Book review: The Eagle Tree by Ned Hayes
Ned Hayes’ novel The Eagle Tree is an honest depiction of autism, without heavy-handed sentimentality, writes Miranda Spary.
Review: Miranda Spary
Autism is a complex disorder and can affect people in different ways. To outsiders, autistic thinking can be frustrating, but consider how hard autistic people have to work to understand what we call “normal” behaviour.
Ned Hayes’ new novel The Eagle Tree, follows a teenage boy called March Wong who lives in Washington state with his mother. March is on the autism spectrum and is fanatical about trees. Not only is he an encyclopedia of abory-knowledge but he likes to climb and plans tree-scaling missions with mathematical precision. His calculations don’t always work out, and his mother tries to ban him from climbing to prevent him from being taken away from her by the state services.
Of course, when a mother tries to ban her child from anything it’s doomed to fail. Soon March discovers an enormous Ponderosa pine growing near his new house just begging to be climbed. He later learns it will soon be chopped down by a property developer. With few social skills at his disposal, March struggles to convince the community that this magnificent tree is in need of saving.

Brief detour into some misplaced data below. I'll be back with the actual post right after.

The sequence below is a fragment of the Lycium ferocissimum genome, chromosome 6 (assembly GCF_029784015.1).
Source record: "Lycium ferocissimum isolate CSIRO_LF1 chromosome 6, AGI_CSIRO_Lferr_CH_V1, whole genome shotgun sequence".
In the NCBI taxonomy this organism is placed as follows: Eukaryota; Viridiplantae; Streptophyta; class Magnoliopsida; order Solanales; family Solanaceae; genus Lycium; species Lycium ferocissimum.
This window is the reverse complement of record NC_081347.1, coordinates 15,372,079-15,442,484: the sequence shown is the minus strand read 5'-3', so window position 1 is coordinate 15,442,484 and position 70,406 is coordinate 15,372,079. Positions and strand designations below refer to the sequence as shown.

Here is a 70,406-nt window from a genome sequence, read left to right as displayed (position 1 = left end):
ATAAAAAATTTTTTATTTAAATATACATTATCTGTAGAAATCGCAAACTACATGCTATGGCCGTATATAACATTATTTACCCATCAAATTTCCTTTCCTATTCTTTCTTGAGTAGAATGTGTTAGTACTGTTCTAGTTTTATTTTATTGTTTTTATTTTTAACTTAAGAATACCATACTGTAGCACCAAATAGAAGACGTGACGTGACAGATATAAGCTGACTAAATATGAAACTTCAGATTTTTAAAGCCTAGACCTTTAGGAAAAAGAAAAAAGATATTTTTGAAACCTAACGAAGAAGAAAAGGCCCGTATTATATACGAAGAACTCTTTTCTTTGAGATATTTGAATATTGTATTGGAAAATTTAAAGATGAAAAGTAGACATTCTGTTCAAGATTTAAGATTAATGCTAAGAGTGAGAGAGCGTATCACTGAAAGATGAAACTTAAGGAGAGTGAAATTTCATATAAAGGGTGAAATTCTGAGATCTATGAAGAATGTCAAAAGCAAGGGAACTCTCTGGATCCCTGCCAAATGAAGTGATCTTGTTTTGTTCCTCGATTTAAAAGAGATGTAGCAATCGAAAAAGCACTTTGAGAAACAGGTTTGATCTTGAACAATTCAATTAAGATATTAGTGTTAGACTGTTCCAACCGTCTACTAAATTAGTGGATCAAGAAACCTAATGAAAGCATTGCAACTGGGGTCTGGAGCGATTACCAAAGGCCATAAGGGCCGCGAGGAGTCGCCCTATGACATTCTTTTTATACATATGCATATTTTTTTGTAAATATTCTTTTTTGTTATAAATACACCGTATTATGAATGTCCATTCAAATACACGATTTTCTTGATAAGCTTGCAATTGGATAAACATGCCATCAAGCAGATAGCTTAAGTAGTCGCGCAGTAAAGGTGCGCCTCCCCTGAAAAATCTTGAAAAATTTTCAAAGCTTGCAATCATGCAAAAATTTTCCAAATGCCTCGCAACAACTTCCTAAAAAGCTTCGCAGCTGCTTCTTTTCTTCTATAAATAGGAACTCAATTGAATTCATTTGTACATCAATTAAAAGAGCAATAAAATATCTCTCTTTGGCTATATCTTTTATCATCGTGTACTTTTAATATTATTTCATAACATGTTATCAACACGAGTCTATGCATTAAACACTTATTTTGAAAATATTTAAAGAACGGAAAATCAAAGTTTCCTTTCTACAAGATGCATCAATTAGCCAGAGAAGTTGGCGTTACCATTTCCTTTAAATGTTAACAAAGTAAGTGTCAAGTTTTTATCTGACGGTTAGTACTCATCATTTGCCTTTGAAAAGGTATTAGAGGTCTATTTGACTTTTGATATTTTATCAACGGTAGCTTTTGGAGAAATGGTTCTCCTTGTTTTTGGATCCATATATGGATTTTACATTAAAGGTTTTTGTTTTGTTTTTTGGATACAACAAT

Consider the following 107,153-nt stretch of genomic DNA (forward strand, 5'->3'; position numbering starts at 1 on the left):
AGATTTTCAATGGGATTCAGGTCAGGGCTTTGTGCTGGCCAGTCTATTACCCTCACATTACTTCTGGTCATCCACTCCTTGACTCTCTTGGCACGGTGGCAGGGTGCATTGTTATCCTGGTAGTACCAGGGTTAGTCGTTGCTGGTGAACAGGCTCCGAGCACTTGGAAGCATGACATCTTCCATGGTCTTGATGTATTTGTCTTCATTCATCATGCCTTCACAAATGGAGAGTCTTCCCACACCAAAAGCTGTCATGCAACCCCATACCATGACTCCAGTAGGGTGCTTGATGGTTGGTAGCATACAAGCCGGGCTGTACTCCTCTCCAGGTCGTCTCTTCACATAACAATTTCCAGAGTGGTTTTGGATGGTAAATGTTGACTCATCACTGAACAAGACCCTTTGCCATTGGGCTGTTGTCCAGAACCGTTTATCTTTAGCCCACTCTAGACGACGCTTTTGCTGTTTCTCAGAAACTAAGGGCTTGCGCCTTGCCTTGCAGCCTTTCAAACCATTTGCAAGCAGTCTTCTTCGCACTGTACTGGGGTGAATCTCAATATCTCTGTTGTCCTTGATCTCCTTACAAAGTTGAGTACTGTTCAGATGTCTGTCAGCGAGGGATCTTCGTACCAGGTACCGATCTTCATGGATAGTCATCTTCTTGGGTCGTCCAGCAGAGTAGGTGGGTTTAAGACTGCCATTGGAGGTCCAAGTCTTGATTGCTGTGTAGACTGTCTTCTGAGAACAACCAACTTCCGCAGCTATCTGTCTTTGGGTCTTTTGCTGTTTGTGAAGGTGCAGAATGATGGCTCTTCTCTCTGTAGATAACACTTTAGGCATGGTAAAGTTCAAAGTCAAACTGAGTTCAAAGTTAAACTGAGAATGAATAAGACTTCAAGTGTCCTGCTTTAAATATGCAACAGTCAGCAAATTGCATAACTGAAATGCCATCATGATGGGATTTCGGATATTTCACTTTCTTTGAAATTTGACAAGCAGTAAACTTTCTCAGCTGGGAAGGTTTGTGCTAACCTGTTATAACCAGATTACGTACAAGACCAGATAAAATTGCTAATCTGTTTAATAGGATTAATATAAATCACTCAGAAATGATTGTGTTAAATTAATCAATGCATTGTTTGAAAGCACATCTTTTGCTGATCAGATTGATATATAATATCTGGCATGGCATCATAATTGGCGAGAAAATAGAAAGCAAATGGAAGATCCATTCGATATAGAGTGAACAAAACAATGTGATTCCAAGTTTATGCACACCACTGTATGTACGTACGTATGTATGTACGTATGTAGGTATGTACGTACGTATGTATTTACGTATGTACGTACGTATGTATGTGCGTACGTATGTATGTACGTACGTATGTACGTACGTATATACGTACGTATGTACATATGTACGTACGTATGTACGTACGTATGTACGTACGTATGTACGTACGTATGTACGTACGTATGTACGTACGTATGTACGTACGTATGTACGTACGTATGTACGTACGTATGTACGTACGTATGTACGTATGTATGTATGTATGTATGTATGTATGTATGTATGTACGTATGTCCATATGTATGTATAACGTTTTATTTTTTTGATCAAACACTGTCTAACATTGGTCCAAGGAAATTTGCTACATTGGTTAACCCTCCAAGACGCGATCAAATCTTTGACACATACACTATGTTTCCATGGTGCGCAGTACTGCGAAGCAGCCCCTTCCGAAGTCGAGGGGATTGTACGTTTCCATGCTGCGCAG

Ned Hayes has worked with many autistic students, and this experience shines through. This is a delightfully unsentimental story about issues that stir everyone’s emotions – parenting, conservation, bureaucracy, school politics and trees of course! Temple Grandin is without a doubt the world’s best-known autistic author (her books on animal behaviour are fascinating), and she praises the authenticity of Hayes’ description of March.
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